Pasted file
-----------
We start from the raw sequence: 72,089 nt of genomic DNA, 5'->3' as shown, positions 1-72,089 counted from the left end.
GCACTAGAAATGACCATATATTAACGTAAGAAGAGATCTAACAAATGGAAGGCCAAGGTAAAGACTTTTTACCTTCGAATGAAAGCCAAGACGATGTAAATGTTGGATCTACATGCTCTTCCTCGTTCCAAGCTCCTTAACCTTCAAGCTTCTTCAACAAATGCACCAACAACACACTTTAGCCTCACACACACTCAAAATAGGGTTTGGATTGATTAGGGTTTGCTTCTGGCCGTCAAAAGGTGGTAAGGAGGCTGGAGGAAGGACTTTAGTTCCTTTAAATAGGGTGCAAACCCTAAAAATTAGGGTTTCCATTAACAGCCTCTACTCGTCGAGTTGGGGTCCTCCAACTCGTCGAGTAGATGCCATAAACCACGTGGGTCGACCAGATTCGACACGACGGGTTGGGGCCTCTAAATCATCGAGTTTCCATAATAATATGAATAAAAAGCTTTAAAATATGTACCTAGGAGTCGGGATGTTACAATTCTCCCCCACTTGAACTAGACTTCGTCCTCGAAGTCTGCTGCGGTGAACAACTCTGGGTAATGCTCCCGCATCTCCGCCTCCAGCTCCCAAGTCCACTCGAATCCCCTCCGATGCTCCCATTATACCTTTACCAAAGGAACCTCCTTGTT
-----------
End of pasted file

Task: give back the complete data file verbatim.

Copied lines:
We start from the raw sequence: 72,089 nt of genomic DNA, 5'->3' as shown, positions 1-72,089 counted from the left end.
GCACTAGAAATGACCATATATTAACGTAAGAAGAGATCTAACAAATGGAAGGCCAAGGTAAAGACTTTTTACCTTCGAATGAAAGCCAAGACGATGTAAATGTTGGATCTACATGCTCTTCCTCGTTCCAAGCTCCTTAACCTTCAAGCTTCTTCAACAAATGCACCAACAACACACTTTAGCCTCACACACACTCAAAATAGGGTTTGGATTGATTAGGGTTTGCTTCTGGCCGTCAAAAGGTGGTAAGGAGGCTGGAGGAAGGACTTTAGTTCCTTTAAATAGGGTGCAAACCCTAAAAATTAGGGTTTCCATTAACAGCCTCTACTCGTCGAGTTGGGGTCCTCCAACTCGTCGAGTAGATGCCATAAACCACGTGGGTCGACCAGATTCGACACGACGGGTTGGGGCCTCTAAATCATCGAGTTTCCATAATAATATGAATAAAAAGCTTTAAAATATGTACCTAGGAGTCGGGATGTTACAATTCTCCCCCACTTGAACTAGACTTCGTCCTCGAAGTCTGCTGCGGTGAACAACTCTGGGTAATGCTCCCGCATCTCCGCCTCCAGCTCCCAAGTCCACTCGAATCCCCTCCGATGCTCCCATTATACCTTTACCAAAGGAACCTCCTTGTT